During divorce proceedings, child custody arrangements are determined. These arrangements must be followed because they are court-ordered. As the child’s parents lives continue after their divorce, they face new opportunities and circumstances that may require them to change their location. This may be due to a job opportunity or a family matter that requires them to move. When this happens, the parent may want their child to relocate as well. This can be a difficult and controversial situation, as the other parent may not want their child to move far away from them. In the event of situations such as these, parents have the right to fight for their child to stay close and not relocate with the other parent. These cases can be brought to court and the decision will be made by a judge.
Physical Custody vs Legal Custody
Physical and Legal custody are two different types of child custody arrangements. While they are different, neither one is necessarily more important than the other. The concepts apply to two different things. Physical custody determines one parent as the custodial parent, with whom the child spends most of their time. This means the child will live with them the majority of the time, but also spend time in their other parent’s residence as well.
Legal Custody gives a parent the right to make important decisions for their child. This can include matters such as medical treatment, the child’s education, religious practices, and more. Legal custody allows a parent the opportunity to be a part of the major decisions in their child’s life. This can include the child’s relocation. Even if they do not have physical custody of their child, they can still have a say in if they move or not.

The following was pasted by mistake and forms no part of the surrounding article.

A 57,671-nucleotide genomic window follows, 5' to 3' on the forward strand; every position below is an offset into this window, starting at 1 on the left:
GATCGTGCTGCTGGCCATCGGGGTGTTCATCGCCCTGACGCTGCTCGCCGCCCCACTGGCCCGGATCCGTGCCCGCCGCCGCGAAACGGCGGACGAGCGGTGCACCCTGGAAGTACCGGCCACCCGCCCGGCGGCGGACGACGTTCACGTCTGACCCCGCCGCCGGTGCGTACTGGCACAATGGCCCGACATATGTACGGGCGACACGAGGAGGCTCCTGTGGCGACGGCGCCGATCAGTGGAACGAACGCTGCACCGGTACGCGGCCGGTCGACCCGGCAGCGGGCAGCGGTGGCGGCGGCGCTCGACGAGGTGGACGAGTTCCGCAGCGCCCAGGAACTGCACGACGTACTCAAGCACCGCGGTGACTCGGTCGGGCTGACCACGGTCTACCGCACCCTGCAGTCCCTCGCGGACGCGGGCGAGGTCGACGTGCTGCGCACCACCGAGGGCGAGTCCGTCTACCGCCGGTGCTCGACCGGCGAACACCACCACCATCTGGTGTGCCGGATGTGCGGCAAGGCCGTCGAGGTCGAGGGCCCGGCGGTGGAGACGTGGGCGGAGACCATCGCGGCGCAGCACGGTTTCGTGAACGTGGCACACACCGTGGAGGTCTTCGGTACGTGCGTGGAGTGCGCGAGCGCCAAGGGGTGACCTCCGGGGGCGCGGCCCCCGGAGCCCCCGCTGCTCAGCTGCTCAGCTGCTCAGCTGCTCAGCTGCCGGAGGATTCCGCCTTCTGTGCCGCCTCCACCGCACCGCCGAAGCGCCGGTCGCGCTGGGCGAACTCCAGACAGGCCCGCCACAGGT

Requirements to Relocate
The relocation of a child after a divorce is a very sensitive matter. It can cause a need for an adjustment to the child custody and visitation agreement that was made in the divorce. In the state of Massachusetts, the law requires certain qualifications to be met in order for a parent to relocate out of the state with their child. This includes:
- If the child lived in Massachusetts for at least five years, the custodial parent must get the child’s permission to move them out of state. This is only if the child is old enough to consent. If they are not, the custodial parent must request the consent of the child’s other parent or the family court
- If the noncustodial parent is against the move, the custodial parent that intends to leave the state must prove to the court that the relocation is in the best interest of the child. When this happens, the court will consider several factors in determining what the child’s best interest is
Contact our Firm
If you require compassionate and knowledgeable legal guidance for a matter of divorce, family or estate law, please contact the experienced attorneys at the Law Offices of Cynthia L. Hanley today. Our firm proudly serves clients in Mansfield, Massachusetts and throughout Bristol County.